MacBook price cut and spec refresh welcome, but Haswell CPUs are coming

Sections: Features, Laptops, MacBook Air, MacBook Pro, Macintosh/Apple Hardware, Opinions and Editorials

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Apple’s MacBook price cut and specification upgrade of its Air and Retina MacBook Pro models yesterday was a logical stopgap to shore up slumping MacBook sales until a more substantial refresh featuring Intel’s next-generation “Haswell” Core i processor family is ready for release later in the year.

Mid-February isn’t traditionally when we would expect a MacBook upgrade, but Mac system sales dropped from 5.2 million in Apple’s fiscal 2012 first quarter to 4.1 million units in the company’s Q1/13, a 22% decline year-over-year and a much sharper sales slump than the global average decline of 6.4% for the PC sector overall. With laptops accounting for the (Mountain) lion’s share of Mac system sales these days, that indicated a worrisome reversal of trajectory for Apple’s formerly high-flying laptop lines, obliging Apple to take some action to boost sluggish MacBook sales.

Why has the market apparently soured considerably on Apple’s laptops? With the global economy continuing to struggle in general, it can be assumed that consumers are becoming increasingly price-conscious, and Apple notebooks are perceived as being expensive. PC Ultrabook prices are dropping, with $599 the lowest I’ve seen cited to date, while the entry-level 11.6-inch MacBook Air goes for $999 with a tiny 64 GB SSD.

Apple hasn’t addressed that, but has significantly sweetened the value of its 13-inch MacBook Airs and both 13-inch and 15-inch MacBook Pros with Retina display.

As Arnold Zafra reported for AppleTell Wednesday, the 13-inch MacBook Pro with Retina display now starts at $1,499 with a 128GB SSD – a $200 price cut, or $1,699 for a a 13-inch rMBP speed-bumped with 2.6 GHz Intel Core i5 dual-core processor and 256GB of SSD storage.

The base 15-inch MacBook Pro with Retina display also gets speed bumped to a 2.4 GHz quad-core processor, while the top-of-the-line 15-inch rMBP gets a 2.7 GHz Core i7 quad-core processor and its standard (non-upgradable) RAM configuration has been doubled to 16GB of memory.

The 13-inch MacBook Air with 256GB of SSD storage capacity also gets a price reduction to $1,399. All revised models are available immediately.

Meanwhile, the still-available (but probably for not much longer) non-Retina 13-inch and 15-inch MacBook Pros are unchanged in either price or specification. My expectation is that they’ve received their ultimate refresh, and will likely be discontinued altogether with the release of Haswell-powered MacBook Air and rMBP models, possibly in June, but more likely in the summer or fall.

That raises the question of whether we can anticipate further price reductions on the Air and rMBP models when the non-Retina MacBook Pro machines take their final curtain. Currently, the base 13-inch MacBook Pro starts at $1,199, which is still $300 cheaper than the base 13-inch Retina MacBook Pro after the price cut. That will amount to a pretty hefty hike in Apple’s entry-level Pro laptop price, which would seem the wrong direction to be headed these days (the Retina screens’ impressiveness notwithstanding) if Apple holds the just-revised price points.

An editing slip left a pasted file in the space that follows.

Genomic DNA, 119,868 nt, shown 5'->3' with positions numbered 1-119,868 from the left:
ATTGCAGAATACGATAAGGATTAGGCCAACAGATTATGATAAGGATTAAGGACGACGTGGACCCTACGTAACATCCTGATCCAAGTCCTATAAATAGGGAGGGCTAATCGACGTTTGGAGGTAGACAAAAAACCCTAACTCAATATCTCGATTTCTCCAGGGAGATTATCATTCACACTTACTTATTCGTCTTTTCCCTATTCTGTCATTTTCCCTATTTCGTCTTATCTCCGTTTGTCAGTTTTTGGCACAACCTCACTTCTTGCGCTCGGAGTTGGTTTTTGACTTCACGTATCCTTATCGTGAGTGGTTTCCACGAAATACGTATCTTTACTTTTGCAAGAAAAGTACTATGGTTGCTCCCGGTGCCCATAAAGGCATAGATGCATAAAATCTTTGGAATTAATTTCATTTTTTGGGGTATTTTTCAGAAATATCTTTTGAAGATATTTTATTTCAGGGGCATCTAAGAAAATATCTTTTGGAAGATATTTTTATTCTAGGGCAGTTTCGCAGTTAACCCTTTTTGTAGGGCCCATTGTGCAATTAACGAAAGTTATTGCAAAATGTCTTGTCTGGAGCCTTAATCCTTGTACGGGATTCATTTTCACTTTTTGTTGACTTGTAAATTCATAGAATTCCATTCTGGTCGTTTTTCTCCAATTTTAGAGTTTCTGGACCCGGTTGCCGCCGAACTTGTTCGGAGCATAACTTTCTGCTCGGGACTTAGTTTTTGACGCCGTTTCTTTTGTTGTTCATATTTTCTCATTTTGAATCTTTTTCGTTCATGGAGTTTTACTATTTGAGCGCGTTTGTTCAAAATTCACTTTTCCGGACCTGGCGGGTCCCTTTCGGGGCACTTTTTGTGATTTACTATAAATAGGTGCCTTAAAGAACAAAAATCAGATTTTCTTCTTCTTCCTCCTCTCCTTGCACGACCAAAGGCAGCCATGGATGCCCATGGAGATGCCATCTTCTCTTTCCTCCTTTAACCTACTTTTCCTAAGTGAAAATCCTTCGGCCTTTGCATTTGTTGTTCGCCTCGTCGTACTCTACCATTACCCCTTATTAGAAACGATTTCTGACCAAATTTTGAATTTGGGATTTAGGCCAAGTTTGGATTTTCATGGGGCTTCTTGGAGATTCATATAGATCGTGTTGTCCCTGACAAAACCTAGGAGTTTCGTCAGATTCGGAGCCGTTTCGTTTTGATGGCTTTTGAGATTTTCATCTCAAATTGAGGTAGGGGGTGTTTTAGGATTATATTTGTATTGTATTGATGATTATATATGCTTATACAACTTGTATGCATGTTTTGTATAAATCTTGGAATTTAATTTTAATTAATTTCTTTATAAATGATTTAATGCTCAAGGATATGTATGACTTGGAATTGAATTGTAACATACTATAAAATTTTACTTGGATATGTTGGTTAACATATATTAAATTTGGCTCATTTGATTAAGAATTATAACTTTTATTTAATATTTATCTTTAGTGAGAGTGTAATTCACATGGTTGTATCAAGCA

Aside from lower-end price competitiveness, another area where Apple has fallen behind its Windows PC market rivals is touchscreen displays. Personally, I don’t find that a serious shortcoming, but Intel will make touchscreen support a mandatory Ultrabook specification requirement with Haswell-powered models. Consumer sentiment being what it is, Apple will be increasingly seen as lagging in a key feature. Presumably, part of the reason for holding back is that Retina displays are already expensive, and Retina touchscreens would be even more so. It will be interesting to watch how that plays out.

Speaking of Haswell, while the price cuts and specification upgrades announced Wednesday represent significant and welcome value-enhancement, prospective MacBook Air and rMBP purchasers might be well-advised to consider holding off a few months for the new CPUs, which will be significantly less power-demanding than the current Ivy Bridge Core i chips, as well as presumably somewhat faster.

On the other hand, if you want a new MacBook with a traditional hard disk drive offering affordable 500 GB or greater storage capacity, upgradable RAM, a full range of legacy I/O ports, and an internal optical drive, better grab one of the non-Retina MacBook Pros while the getting is still good.

MacBook pricing details, technical specifications, configure-to-order options and accessories can be found at:

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